- Prioritize public-private partnerships for successful deployment of technologies to the commercial market encouraging widespread adoption. The federal government has long been a facilitator of innovative technology deployment. In heavy industry, the Manufacturing USA Institutes have been a successful tool in advancing cutting-edge solutions. Manufacturing USA Institutes is a national network of institutes, each with a unique technological concentration, sponsored by the Department of Commerce (DOC), Department of Defense (DOD), and DOE, and is co-funded with private sector partners. One way to ensure the effective deployment of innovative low-emissions cement and concrete technologies is to leverage this network.
- Modernize code to reflect performance-based standards, allowing cement and concrete end-users to opt-in to performance-based standards in order to support the deployment of newer technologies and mixtures within the U.S.
Currently, many local construction codes follow traditional standards, which use specifications that originated decades ago when cement and concrete quality was not as robust as it is today. Due to advances in cement and concrete manufacturing, there’s more “stuff” in our mixtures than there needs to be. For example, the National Ready Mixed Concrete Association (NRMCA) noted that 85% of concrete specifications include unnecessary restrictions on supplementary cementitious materials (SCM). NRMCA also found other similar material requirements, which results in poorer concrete quality, undue emissions, and unnecessarily high costs.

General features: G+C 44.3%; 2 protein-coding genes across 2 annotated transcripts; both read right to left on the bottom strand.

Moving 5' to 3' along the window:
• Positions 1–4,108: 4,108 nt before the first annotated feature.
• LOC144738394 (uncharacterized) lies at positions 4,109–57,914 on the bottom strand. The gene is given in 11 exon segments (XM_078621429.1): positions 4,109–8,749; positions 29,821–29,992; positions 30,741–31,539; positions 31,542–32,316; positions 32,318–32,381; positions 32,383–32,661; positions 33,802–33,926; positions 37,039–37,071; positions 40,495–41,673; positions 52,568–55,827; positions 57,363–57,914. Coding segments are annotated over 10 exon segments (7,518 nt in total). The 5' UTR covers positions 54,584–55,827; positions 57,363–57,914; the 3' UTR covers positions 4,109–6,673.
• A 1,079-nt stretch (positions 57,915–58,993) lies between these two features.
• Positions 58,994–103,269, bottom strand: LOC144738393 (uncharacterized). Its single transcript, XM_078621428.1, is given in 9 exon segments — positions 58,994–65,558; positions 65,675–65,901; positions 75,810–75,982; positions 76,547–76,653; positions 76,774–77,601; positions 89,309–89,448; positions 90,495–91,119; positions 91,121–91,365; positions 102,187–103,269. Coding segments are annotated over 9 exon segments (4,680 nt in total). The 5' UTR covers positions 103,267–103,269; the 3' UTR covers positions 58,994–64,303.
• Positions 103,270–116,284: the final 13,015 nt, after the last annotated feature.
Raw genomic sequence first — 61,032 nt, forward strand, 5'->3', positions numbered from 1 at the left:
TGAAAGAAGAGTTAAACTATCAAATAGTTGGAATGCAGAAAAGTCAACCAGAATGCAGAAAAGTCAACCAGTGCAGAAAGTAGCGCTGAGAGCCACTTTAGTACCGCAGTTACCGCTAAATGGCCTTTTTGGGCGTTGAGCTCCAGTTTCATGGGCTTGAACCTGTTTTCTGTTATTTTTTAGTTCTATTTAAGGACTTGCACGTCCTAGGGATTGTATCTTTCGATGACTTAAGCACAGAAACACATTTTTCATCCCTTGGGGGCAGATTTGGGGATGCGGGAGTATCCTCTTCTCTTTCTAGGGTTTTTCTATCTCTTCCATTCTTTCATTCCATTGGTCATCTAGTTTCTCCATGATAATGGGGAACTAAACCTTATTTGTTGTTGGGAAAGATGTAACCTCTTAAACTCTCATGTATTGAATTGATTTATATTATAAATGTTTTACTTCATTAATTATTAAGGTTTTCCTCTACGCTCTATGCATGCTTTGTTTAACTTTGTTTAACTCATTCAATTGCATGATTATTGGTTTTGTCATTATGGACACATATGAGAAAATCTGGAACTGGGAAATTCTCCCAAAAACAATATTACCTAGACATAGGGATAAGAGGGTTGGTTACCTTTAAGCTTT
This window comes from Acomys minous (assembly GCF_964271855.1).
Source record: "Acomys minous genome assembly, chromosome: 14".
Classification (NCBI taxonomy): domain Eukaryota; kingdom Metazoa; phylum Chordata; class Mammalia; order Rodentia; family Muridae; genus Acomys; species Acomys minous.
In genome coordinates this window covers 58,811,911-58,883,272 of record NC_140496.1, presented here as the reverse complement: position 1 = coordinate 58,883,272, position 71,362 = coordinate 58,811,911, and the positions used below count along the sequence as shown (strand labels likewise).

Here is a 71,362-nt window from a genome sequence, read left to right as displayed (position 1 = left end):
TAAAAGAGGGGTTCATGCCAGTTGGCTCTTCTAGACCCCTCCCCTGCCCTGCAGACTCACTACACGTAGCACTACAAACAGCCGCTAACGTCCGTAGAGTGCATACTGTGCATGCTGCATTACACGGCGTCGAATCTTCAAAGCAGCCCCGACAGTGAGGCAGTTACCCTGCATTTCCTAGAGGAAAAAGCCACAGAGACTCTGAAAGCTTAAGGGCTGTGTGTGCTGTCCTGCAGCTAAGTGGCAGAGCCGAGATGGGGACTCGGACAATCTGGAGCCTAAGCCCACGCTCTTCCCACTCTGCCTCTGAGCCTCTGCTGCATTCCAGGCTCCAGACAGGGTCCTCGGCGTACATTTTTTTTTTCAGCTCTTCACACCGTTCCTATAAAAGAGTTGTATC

However, there are alternatives to these traditional standards. According to the Department of Transportation (DOT), performance-based specifications are specifications that describe the desired levels of fundamental engineering properties that are predictors of performance. In other words, the fundamental engineering properties, such as how strong the material is, can be used to predict how the concrete will perform in real world conditions, such as in traffic or in different weather. However, performance-based standards aren’t yet widely adopted across states.
Adopting performance-based standards can help reduce energy use, water use, and emissions. They also send market signals to encourage investments in clean cement and concrete technologies, such as carbon capture, the use of alternative fuels and feedstocks like hydrogen, and innovative, emissions-free cement manufacturing like Biomason’s and Brimstone’s processes. Finally, updating to a performance-based standard will allow the deployment of new and efficient mixtures unlocking an untapped market for major concrete producers like Holcim and CEMEX, who have these modern cement and concrete mixtures ready to deploy.
Like baking a cake, you could use your grandmother’s secret recipe to impress all your guests (a performance-based standard) or store-bought cake mix just to get the job done (traditional standards).
Bringing American industry back without imposing fees and additional costs is necessary if we want to ensure an uninterrupted supply chain and decarbonization of the global concrete industry. Establishing clear RD&D efforts within DOE can prioritize public-private partnerships, and support the adoption of modernized construction codes. These first steps will allow America the opportunity to reemerge at the forefront of the industrial economy, and lead the world in industrial decarbonization.